MACS – Multi-sensory Autonomous Cognitive Systems. The MACS project is a Specifically Targeted Research Project (STReP) for Exploring and Exploiting the Concept of Affordances for Robot Control. The project is funded by the European Commission's 6th Framework Programme IST under contract/grant number FP6-004381. The Commission's support is gratefully acknowledged.


The MACS project aims at investigating the potential benefits of affordances as the underlying principle of a complete robot control architecture.

The term affordance was coined by ecological psychologist James Jerome Gibson who used it to describe a function-based view on perception. In this context, an affordance refers to the potentiality for action that an environmental object might afford to a particular agent. A flat, rigid, knee-high, and stable surface, for instance, would afford for a humanoid agent to be something to sit on; in other words: the agent perceives the affordance of sitability as a relation between the just mentioned environmental features and the agent’s own capabilities and constraints.

In contrast to the currently more wide-spread object-based perception approaches, the affordance-based approach does not aim at recognizing objects and to classify them into predefined categories in order to determine what interaction possibilities the objects afford. Instead, an agent directly perceives the functional characteristics of environmental features. It therefore becomes able to, for instance, sit on every appropriate surface rather than merely on those objects it recognizes to be chairs. Moreover, the same gymnastic ball that affords sitting on, may afford tossing if the agent simply looks for something to play with. The affordances of environmental objects which an agent perceives are thus context-dependent and related to the agent itself and its capabilities for action.

To evaluate this theory, a hybrid robot control architecture is being developed that explicitly bases all its different components on the affordance concept making them 1st-class citizens. Within the MACS consortium it is believed that the resulting system will show to benefit of this integration in terms of robustness and generality.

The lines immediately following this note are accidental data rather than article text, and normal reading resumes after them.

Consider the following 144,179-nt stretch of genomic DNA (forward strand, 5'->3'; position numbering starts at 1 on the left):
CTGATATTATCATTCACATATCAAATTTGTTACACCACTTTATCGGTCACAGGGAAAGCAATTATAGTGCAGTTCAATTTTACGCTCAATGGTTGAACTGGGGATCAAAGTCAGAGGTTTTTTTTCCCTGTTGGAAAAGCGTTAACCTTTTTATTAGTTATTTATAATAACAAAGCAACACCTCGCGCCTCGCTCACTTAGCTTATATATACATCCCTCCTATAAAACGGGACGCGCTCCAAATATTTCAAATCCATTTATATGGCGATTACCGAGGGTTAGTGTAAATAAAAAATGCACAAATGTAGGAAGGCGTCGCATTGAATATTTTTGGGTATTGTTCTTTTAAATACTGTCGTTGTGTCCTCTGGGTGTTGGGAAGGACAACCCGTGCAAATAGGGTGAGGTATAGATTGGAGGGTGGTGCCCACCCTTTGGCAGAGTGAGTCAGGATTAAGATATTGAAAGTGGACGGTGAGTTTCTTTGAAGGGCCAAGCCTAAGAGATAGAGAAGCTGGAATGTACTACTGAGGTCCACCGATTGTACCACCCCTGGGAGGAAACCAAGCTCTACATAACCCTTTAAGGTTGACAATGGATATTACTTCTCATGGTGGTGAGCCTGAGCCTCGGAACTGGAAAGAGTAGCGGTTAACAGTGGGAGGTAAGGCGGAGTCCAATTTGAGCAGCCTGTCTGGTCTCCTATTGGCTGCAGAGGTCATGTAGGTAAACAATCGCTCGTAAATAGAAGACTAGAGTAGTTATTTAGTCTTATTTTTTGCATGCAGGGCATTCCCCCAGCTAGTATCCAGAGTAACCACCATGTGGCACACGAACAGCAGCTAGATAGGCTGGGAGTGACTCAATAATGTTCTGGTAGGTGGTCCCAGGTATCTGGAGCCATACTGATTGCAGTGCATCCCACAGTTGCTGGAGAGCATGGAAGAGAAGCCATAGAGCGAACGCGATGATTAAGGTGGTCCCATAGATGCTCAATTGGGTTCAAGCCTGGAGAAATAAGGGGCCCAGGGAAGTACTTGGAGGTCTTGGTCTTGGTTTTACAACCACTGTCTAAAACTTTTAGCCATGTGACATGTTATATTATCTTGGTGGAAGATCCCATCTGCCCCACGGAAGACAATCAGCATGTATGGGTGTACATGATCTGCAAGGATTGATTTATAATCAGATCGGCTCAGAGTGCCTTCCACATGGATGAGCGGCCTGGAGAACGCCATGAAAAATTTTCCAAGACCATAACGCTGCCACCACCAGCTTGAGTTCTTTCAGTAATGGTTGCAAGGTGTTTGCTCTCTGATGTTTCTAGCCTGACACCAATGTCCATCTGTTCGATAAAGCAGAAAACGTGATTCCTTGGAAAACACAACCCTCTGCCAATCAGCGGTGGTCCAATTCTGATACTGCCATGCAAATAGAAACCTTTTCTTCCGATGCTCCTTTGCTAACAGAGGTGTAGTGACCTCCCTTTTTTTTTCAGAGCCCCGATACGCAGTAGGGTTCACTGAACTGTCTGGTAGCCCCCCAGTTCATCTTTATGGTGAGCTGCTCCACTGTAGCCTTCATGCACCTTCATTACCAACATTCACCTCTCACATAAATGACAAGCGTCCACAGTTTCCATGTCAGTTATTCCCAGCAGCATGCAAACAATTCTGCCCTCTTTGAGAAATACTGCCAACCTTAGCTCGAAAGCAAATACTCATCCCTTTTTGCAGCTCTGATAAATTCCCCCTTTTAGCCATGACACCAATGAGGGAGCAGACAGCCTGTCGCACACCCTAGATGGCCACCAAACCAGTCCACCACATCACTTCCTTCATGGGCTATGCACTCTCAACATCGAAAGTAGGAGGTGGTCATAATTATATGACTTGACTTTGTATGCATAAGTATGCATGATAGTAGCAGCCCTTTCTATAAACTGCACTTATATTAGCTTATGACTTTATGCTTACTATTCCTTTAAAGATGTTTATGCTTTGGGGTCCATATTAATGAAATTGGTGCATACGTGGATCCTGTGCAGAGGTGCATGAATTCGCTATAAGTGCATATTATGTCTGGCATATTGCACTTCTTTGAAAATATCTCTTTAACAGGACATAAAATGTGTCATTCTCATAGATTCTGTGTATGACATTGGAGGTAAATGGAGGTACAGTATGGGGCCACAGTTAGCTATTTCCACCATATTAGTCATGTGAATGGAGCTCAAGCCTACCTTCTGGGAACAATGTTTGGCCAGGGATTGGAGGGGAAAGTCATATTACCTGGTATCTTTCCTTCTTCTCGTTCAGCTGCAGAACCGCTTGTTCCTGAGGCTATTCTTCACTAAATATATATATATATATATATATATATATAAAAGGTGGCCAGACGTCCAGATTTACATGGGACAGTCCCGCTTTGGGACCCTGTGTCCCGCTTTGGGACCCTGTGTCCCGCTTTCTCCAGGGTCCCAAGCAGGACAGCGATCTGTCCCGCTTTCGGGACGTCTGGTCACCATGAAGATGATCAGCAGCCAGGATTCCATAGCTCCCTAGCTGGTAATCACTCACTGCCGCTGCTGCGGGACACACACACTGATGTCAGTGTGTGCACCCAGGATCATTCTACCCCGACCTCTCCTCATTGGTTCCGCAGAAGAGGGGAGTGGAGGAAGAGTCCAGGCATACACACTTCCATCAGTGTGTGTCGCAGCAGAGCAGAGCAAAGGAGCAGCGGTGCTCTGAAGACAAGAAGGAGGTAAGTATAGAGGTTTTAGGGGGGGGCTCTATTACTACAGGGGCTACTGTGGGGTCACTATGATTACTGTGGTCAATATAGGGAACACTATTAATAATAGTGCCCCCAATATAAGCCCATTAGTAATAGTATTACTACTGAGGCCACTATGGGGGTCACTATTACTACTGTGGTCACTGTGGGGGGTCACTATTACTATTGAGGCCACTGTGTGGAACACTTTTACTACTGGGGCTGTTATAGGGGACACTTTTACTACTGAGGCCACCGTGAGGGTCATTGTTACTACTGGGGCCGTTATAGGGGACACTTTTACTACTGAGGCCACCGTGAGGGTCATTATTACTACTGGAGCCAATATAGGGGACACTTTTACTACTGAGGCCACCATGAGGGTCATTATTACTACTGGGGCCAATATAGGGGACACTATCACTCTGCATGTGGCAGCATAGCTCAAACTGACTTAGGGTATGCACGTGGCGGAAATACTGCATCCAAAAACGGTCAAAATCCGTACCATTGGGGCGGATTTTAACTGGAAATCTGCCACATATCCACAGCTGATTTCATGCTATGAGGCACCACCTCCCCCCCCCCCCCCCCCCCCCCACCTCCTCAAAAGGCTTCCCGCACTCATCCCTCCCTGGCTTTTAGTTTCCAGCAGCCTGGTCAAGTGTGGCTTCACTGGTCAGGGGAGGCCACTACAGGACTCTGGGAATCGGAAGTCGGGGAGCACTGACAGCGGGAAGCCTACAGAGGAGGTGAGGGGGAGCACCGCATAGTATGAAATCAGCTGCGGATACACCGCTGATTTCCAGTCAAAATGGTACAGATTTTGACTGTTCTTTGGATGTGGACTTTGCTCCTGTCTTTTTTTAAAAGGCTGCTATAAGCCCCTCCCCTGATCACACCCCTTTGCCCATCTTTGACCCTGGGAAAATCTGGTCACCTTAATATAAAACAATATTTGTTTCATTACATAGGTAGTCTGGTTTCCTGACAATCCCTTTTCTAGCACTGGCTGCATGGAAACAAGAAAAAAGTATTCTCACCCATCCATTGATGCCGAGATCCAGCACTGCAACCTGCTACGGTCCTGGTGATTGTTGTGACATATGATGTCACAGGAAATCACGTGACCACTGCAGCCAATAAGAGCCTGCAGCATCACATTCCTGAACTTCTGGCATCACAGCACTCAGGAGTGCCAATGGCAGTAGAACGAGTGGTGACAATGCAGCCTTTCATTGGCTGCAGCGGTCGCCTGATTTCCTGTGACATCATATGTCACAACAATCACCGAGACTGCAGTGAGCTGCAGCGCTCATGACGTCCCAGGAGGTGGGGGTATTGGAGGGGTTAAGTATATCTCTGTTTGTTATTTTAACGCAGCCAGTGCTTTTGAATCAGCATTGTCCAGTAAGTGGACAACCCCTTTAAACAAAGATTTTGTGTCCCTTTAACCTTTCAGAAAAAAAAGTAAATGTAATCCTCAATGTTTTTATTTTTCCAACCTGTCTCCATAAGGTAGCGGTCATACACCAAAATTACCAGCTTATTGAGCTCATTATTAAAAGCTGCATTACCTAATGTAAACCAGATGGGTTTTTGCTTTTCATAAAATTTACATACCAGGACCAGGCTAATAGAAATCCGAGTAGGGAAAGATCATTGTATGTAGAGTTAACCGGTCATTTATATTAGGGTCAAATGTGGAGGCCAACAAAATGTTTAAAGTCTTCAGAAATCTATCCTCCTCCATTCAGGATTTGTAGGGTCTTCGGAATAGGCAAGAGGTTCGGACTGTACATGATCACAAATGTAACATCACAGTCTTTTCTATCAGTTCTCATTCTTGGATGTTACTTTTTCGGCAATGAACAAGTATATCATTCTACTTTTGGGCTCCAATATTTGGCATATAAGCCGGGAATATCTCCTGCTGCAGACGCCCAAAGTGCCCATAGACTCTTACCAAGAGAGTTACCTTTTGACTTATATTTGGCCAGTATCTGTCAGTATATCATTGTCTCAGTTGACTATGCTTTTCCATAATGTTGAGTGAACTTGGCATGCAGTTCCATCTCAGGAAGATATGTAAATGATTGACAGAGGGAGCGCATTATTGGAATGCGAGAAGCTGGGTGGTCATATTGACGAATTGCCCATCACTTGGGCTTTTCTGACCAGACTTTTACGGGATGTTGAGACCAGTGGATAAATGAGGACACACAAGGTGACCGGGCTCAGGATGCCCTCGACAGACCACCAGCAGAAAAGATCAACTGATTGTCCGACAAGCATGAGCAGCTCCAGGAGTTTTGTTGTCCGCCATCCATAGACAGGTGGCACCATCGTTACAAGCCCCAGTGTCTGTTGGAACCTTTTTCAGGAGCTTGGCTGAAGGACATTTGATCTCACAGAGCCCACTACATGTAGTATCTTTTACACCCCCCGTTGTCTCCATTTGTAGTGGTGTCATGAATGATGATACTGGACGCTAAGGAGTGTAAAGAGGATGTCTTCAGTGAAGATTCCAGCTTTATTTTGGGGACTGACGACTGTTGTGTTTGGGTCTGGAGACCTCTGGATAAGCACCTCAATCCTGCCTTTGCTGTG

MACS at the Knowledge-Based Systems Group

Within the project consortium, the Knowledge-Based Systems Group of the University of Osnabrück is dealing mainly with the following topics:

  • Affordance-based Planning
    An affordance-based planning module will be developed as a part of the MACS hybrid robot control architecture. Therefore, a domain description for the MACS specific demonstrator scenarios will be developed yielding, amongst others, a set of affordance-related and normal operators. The system will apply a backward-chaining planner working on a newly developed, unique affordance representation triple.
  • Affordance Representation Triple
    The MACS hybrid robot control architecture is based on an affordance representation that consists of a cue descriptor, behavior descriptor, and an outcome descriptor. As the planning module will work based on these representations, the three different parts will be specified in detail and will eventually be used in a prototype implementation of the module.
  • Execution Control
    The system will provide plans consisting of sequences of actions and sets of equivalent affordances to look for that are assumed to lead to the desired goal. Therefore, the actual interfacing between the planning module and the execution control as well as between the execution control and the task execution component of the system have to be specified, developed, and integrated.